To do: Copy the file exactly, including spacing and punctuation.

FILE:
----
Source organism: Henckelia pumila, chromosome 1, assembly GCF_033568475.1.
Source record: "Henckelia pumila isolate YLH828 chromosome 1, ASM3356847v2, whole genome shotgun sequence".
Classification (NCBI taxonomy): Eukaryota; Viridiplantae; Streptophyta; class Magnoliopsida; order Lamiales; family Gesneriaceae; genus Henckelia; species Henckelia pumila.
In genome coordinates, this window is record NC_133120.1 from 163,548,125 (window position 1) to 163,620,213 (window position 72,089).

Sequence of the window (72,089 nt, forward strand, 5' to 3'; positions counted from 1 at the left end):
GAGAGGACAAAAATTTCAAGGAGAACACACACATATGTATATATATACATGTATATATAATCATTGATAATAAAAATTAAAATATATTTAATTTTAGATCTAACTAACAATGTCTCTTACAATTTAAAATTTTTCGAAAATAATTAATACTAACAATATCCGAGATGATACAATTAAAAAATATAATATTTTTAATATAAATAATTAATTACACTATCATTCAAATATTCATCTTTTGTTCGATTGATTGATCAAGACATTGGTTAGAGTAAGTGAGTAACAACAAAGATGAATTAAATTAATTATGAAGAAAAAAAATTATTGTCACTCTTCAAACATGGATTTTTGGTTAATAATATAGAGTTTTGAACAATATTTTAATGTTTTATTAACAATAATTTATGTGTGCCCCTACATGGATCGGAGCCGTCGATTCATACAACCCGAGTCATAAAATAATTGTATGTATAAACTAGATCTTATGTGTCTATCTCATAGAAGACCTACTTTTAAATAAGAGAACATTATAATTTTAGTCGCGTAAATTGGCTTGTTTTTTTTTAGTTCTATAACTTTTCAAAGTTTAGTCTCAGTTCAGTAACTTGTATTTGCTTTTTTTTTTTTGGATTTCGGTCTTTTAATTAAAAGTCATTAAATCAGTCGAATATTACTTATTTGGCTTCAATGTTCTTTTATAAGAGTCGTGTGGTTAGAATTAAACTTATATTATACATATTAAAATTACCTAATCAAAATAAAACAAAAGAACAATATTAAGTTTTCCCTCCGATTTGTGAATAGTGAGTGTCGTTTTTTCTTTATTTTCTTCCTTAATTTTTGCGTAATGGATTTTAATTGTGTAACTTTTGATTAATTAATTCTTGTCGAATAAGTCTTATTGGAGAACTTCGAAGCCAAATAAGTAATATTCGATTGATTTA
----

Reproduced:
Source organism: Henckelia pumila, chromosome 1, assembly GCF_033568475.1.
Source record: "Henckelia pumila isolate YLH828 chromosome 1, ASM3356847v2, whole genome shotgun sequence".
Classification (NCBI taxonomy): Eukaryota; Viridiplantae; Streptophyta; class Magnoliopsida; order Lamiales; family Gesneriaceae; genus Henckelia; species Henckelia pumila.
In genome coordinates, this window is record NC_133120.1 from 163,548,125 (window position 1) to 163,620,213 (window position 72,089).

Sequence of the window (72,089 nt, forward strand, 5' to 3'; positions counted from 1 at the left end):
GAGAGGACAAAAATTTCAAGGAGAACACACACATATGTATATATATACATGTATATATAATCATTGATAATAAAAATTAAAATATATTTAATTTTAGATCTAACTAACAATGTCTCTTACAATTTAAAATTTTTCGAAAATAATTAATACTAACAATATCCGAGATGATACAATTAAAAAATATAATATTTTTAATATAAATAATTAATTACACTATCATTCAAATATTCATCTTTTGTTCGATTGATTGATCAAGACATTGGTTAGAGTAAGTGAGTAACAACAAAGATGAATTAAATTAATTATGAAGAAAAAAAATTATTGTCACTCTTCAAACATGGATTTTTGGTTAATAATATAGAGTTTTGAACAATATTTTAATGTTTTATTAACAATAATTTATGTGTGCCCCTACATGGATCGGAGCCGTCGATTCATACAACCCGAGTCATAAAATAATTGTATGTATAAACTAGATCTTATGTGTCTATCTCATAGAAGACCTACTTTTAAATAAGAGAACATTATAATTTTAGTCGCGTAAATTGGCTTGTTTTTTTTTAGTTCTATAACTTTTCAAAGTTTAGTCTCAGTTCAGTAACTTGTATTTGCTTTTTTTTTTTTGGATTTCGGTCTTTTAATTAAAAGTCATTAAATCAGTCGAATATTACTTATTTGGCTTCAATGTTCTTTTATAAGAGTCGTGTGGTTAGAATTAAACTTATATTATACATATTAAAATTACCTAATCAAAATAAAACAAAAGAACAATATTAAGTTTTCCCTCCGATTTGTGAATAGTGAGTGTCGTTTTTTCTTTATTTTCTTCCTTAATTTTTGCGTAATGGATTTTAATTGTGTAACTTTTGATTAATTAATTCTTGTCGAATAAGTCTTATTGGAGAACTTCGAAGCCAAATAAGTAATATTCGATTGATTTA